Great news for homebuyers outside Toronto! You no longer have to worry about paying thousands of dollars in local land transfer taxes. This will be a huge opportunity for Durham Region’s home owners as well as to those who dream of owning their own home one day.
What is Municipal Land Transfer Tax (MLTT)?
Last October 2015, the Ontario Ministry of Municipal Affairs and Housing indicated that they will be charging a Municipal Land Transfer Tax (MLTT) – a change that will double the land transfer taxes consumers have to pay on their next home.
If the MLTT is introduced in your community, you would be paying an additional $10,000 for land transfer taxes, based on the average-priced Ontario home ($445,000). In Toronto, where this is already in effect since 2006, the economy is already affected by MLTT. According to statistics provided by the Ontario Real Estate Association, there is already a loss of almost 15,000 jobs and a loss of $722 million in potential labour income.
In May 2014, The Ontario Liberals, during the election, stated that they had no plans to extend the double land transfer tax to other municipalities. In 2008, the city of Toronto put an MLTT in place after the Ontario government extended the powers to do so two years prior. The result of the MLTT has been significantly negative, as cited earlier. That same effect would be multiplied across Ontario if government moves ahead with its plan to include other municipalities outside Toronto.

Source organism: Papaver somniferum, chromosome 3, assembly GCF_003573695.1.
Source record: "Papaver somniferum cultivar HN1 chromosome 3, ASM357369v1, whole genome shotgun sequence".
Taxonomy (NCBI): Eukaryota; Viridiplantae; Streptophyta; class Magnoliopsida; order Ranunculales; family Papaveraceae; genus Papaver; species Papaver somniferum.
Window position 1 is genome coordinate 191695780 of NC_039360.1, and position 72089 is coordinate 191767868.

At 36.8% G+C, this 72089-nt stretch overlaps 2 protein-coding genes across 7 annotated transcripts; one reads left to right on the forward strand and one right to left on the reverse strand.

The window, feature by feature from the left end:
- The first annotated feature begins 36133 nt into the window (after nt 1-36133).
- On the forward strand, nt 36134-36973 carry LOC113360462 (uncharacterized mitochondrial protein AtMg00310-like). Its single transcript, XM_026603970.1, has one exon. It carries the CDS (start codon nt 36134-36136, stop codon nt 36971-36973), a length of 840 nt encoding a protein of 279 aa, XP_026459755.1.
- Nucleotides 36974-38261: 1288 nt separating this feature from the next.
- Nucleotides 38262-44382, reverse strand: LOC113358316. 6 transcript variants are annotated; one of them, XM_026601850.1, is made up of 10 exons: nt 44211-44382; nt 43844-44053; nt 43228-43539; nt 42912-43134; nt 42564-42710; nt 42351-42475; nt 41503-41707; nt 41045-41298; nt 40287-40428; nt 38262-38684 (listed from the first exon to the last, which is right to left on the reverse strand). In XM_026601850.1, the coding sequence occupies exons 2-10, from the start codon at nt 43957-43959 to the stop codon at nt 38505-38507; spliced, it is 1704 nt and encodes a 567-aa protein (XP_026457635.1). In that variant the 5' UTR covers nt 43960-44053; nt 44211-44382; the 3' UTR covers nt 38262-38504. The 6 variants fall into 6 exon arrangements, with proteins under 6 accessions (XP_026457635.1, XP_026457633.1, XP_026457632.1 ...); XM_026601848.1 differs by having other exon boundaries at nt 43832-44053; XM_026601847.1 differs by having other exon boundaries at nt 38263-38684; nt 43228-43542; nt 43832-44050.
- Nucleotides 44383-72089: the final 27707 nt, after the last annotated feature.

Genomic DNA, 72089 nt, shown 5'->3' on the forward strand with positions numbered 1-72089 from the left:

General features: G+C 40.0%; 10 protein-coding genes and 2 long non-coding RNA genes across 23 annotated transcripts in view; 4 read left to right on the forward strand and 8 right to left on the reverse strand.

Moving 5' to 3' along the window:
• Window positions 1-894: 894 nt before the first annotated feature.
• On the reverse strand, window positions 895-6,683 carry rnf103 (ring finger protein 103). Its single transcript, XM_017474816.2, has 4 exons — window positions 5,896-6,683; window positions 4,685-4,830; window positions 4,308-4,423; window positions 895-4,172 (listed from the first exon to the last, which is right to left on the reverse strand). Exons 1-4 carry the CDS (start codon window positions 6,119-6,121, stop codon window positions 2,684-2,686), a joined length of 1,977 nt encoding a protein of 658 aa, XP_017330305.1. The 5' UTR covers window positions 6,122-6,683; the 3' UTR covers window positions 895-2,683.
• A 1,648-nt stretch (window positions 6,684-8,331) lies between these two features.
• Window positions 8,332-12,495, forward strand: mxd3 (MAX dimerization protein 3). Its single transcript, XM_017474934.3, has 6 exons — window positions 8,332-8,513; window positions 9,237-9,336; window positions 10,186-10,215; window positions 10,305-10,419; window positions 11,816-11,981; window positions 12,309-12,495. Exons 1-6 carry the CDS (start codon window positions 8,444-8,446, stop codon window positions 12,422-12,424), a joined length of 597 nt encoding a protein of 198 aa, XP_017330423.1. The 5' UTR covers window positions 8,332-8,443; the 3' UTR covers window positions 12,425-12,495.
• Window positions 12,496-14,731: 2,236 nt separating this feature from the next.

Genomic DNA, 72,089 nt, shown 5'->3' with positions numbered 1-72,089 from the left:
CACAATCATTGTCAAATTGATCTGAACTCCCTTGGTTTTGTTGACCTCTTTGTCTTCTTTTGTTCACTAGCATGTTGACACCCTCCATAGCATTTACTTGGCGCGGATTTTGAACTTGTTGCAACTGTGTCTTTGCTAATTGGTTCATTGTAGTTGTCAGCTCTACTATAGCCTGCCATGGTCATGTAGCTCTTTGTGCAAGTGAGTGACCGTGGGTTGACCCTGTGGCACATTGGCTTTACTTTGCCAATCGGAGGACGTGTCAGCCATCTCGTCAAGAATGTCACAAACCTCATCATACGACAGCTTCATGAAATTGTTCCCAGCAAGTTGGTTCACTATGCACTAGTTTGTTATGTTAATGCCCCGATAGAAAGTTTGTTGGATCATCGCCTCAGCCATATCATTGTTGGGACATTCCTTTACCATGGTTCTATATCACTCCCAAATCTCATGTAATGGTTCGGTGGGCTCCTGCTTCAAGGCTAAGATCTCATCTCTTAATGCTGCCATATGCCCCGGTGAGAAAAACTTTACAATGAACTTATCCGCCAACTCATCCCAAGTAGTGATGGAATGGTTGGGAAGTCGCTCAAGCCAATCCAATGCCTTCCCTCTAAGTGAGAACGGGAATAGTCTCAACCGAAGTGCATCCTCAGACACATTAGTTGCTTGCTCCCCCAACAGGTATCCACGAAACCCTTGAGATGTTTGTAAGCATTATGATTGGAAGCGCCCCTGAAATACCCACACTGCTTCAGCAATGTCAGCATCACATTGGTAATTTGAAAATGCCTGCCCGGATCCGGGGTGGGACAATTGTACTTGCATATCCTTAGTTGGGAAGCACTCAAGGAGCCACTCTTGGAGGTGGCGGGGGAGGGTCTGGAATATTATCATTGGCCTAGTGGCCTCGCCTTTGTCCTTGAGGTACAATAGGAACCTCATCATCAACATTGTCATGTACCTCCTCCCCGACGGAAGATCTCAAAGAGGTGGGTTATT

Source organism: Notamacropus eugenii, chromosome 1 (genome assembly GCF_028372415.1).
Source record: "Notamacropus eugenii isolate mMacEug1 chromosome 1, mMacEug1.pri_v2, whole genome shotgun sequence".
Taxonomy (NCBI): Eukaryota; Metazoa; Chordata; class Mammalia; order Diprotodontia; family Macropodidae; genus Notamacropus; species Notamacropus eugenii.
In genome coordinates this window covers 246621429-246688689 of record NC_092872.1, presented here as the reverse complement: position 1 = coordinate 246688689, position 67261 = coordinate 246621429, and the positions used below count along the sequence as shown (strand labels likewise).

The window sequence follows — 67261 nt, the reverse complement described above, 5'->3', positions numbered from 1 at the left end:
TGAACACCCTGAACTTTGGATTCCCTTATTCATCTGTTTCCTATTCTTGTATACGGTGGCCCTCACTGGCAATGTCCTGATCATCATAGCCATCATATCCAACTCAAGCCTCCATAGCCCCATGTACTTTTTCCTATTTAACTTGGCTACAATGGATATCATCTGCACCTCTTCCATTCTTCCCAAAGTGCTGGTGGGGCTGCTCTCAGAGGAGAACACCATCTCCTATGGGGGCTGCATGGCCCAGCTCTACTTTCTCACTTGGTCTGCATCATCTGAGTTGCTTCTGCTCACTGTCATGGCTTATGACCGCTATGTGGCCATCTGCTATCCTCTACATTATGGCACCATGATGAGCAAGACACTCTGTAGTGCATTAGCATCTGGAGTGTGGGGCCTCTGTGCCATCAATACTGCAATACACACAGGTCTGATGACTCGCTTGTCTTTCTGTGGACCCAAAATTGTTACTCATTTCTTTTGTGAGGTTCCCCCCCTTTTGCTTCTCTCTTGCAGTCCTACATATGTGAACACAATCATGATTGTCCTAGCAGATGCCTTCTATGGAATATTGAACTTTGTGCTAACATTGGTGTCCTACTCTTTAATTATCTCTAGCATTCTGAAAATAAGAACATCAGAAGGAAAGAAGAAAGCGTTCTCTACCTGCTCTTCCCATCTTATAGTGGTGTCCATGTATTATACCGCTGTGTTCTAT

According to the Municipal Affairs Minister Ted McMeekin, there had been no call – at all – for a municipal land transfer tax, nor was there any legislation before the House that allowed such a thing. He also stated that Toronto will remain the only Ontario city allowed to charge a land transfer tax. However, he offered to look at other existing possibilities for other new sources of revenue to help strained municipal budgets.
The Association of Municipalities of Ontario (AMO) said it wants local councils to have ‘discretionary authority’ – just like what Toronto enjoyed in levying its own land transfer tax to raise revenues for services, transit and other infrastructure. The current president of AMO, Gary McNamara, stated, “In many communities, property taxes are poorly suited to the burdens that communities face. We all need to look at new solutions that will work.”
The Ontario Real Estate Association had warned home buyers would have to dig much deeper into their pockets if local land transfer